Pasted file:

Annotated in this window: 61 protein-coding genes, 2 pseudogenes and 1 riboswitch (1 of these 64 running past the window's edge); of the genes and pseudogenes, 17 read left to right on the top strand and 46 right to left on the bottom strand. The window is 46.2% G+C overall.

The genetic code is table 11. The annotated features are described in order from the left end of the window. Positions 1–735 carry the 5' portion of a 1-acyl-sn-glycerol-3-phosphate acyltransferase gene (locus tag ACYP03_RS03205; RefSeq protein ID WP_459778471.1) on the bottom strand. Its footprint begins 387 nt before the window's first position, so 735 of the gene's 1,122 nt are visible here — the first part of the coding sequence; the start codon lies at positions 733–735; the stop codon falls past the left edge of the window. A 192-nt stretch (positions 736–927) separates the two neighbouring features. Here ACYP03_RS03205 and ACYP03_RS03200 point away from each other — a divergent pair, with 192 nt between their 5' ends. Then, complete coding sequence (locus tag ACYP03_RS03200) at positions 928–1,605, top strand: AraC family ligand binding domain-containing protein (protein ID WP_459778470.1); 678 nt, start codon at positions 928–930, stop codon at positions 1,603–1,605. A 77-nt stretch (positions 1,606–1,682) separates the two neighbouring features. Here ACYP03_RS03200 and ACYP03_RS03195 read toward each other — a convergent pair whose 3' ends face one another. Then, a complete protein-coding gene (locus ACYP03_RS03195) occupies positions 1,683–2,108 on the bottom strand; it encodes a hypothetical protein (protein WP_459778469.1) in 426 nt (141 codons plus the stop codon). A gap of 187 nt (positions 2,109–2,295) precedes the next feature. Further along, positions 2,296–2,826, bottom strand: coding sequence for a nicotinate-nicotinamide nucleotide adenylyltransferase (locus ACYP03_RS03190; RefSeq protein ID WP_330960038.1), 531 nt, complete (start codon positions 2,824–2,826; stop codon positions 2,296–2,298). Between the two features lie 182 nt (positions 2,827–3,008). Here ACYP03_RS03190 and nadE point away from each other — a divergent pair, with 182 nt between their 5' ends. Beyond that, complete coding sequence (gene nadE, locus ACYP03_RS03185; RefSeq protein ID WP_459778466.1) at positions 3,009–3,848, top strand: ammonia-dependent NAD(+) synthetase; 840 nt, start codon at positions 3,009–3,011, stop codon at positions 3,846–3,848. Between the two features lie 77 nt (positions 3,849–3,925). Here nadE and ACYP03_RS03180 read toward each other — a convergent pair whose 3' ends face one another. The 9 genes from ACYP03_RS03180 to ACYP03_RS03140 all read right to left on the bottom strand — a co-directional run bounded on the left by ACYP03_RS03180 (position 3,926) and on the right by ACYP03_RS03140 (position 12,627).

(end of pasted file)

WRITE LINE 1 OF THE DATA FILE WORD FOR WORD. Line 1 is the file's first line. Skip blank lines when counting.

Annotated in this window: 61 protein-coding genes, 2 pseudogenes and 1 riboswitch (1 of these 64 running past the window's edge); of the genes and pseudogenes, 17 read left to right on the top strand and 46 right to left on the bottom strand. The window is 46.2% G+C overall.